The Hill Talk’s Glance at the Globe

British PM May loses key battle over Brexit:  British Prime Minister Theresa May suffered a major defeat in the House of Commons as Conservative Party (Tory) opponents backed a Labour Party measure demanding parliament vote on a final Brexit deal.

The vote took place just as May was headed to Brussels to resume negotiations with the European Union (EU).

In a narrow vote of 309–305, 11 Tory members of parliament joined nearly all Labour, Scottish National Party and Liberal Democrats in backing an amendment to require a vote before leaving the EU.

Rights group expresses alarm over imprisoned journalists:  For the second year in a row, New York-based Committee to Protect Journalists (CPJ) has announced the number of journalists jailed overseas has hit an all-time high.

Over 260 journalists are imprisoned abroad, according to CPJ, up from 259 in 2016.  CPJ also noted many remain jailed without scheduled trials.

China, Egypt and Turkey lead what CPJ calls a threat to freedom of the press with over 130 journalists behind bars.

Saudi Arabia eliminates ban on movie theaters, allows women to drive:  The Kingdom of Saudi Arabia has reversed a decades-old ban on the operation of movie theaters in the country.

The changes are regarded as part of modernization policy under Crown Prince Mohammed bin Salman.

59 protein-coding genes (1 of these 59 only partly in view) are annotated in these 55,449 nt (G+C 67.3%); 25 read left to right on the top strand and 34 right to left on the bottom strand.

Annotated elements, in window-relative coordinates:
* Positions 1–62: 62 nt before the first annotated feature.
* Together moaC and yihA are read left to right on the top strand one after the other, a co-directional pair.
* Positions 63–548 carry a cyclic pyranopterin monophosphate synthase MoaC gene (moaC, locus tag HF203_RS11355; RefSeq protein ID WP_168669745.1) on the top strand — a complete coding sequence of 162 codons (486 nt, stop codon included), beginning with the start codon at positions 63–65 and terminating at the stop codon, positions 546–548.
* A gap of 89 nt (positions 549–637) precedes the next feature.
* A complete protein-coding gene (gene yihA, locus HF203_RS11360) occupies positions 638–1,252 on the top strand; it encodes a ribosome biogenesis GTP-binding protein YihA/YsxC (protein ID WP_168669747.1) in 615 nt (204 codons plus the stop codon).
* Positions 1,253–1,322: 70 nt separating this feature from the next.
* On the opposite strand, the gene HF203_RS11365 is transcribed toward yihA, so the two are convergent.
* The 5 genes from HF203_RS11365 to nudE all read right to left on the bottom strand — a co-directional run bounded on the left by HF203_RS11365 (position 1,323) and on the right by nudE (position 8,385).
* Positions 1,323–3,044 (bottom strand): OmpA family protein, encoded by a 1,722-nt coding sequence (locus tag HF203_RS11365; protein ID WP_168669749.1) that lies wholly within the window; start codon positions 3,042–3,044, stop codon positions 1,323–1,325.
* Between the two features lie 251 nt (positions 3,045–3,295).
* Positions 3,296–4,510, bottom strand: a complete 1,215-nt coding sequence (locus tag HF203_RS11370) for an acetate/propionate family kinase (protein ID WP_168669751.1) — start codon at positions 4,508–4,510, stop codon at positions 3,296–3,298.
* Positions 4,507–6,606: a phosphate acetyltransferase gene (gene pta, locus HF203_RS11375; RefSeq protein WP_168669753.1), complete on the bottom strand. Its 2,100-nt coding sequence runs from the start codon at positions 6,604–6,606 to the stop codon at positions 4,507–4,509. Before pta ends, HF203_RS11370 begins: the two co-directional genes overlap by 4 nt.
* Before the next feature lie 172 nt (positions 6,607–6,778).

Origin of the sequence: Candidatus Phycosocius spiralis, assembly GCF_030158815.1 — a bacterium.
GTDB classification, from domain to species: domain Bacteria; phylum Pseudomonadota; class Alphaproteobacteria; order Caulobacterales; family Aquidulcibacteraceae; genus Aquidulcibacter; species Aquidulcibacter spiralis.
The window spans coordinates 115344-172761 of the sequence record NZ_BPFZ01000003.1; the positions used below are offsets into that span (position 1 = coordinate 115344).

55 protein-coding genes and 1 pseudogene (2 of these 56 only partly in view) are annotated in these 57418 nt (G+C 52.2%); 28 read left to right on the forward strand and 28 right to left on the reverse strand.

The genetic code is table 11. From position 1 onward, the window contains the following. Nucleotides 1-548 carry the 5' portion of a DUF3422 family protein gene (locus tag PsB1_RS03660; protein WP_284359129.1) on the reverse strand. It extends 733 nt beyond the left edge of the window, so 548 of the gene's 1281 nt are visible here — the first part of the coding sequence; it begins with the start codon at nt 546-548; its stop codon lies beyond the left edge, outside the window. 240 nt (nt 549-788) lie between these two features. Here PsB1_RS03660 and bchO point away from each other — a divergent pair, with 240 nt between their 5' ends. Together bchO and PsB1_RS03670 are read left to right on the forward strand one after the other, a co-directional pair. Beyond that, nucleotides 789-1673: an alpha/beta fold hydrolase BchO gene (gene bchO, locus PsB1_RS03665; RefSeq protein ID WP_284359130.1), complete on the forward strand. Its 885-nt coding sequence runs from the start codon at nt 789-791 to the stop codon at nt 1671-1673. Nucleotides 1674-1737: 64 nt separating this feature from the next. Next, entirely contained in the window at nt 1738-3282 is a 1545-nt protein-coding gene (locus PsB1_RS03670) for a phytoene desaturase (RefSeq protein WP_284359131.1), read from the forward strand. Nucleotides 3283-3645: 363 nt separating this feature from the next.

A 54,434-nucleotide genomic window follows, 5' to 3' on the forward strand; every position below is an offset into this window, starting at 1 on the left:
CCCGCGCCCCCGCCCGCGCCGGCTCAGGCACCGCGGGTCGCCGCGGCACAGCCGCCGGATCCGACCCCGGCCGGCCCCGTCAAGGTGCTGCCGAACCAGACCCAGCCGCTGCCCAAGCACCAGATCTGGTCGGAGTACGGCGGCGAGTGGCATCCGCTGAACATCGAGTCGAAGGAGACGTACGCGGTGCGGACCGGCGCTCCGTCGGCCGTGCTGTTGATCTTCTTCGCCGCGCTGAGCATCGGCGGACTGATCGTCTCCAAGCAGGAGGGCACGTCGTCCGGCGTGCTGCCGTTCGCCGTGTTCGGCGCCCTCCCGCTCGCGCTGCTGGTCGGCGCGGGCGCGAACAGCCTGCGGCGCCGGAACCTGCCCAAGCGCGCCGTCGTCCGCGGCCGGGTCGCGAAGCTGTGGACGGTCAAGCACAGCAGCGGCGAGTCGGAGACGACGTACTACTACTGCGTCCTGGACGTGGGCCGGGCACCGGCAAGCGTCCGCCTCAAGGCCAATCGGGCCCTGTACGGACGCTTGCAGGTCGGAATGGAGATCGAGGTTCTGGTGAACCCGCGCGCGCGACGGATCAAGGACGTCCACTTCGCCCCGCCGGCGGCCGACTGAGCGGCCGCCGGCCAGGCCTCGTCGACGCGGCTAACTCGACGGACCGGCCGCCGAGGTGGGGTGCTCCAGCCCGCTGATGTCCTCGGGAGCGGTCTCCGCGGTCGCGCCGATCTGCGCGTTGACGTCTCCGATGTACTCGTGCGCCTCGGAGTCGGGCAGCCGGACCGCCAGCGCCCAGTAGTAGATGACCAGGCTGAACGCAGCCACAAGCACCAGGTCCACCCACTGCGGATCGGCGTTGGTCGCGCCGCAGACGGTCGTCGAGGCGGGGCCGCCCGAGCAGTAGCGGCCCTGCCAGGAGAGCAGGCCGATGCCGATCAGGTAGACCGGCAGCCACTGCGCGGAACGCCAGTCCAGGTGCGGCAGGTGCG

Originally put into effect in the 1980s, the ban on cinemas was instituted over concerns films were a threat to cultural and religious identity.

The move to re-open movie theaters nationwide comes as the Saudis approved the right for women to drive trucks and motorcycles without permission from male guardians.

EU poised to rebuke Poland over judicial reforms:  The EU’s European Commission has warned Poland it will sanction the country over its expected judicial overhaul.

The EU is prepared to sanction Warsaw as a violator of EU laws and values.  Such a sanction would deny Poland’s voting rights in the EU.

Poland is poised to pass several reforms, one of which allows the majority Law and Justice (PiS) party power to appoint judges.  Prior to the law’s passage, judges were approved by the National Council of the Judiciary.

Polish Prime Minister Mateusz Morawiecki argued against a rebuke from the EU on Thursday, saying “Europe should be a Europe of sovereign states who should have the right to reform their justice systems.”

Protesters demand Israeli PM to resign:  Thousands of Israeli demonstrators flooded Tel Aviv’s streets demanding the resignation of Israeli Prime Minister Benjamin Netanyahu on Saturday.

Protesters are calling for Netanyahu’s resignation over charges of bribery, fraud and breach of trust.

Investigators probing allegations of corruption questioned Netanyahu for the seventh time last week and are probing charges Netanyahu accepted bribes in return for political favor.  Netanyahu denies the charges and has denounced the inquiry as a political witch hunt.

 

[BBC] [RadioFreeEurope/RadioLiberty] [U.S. News & World Report] [EUobserver] [AP]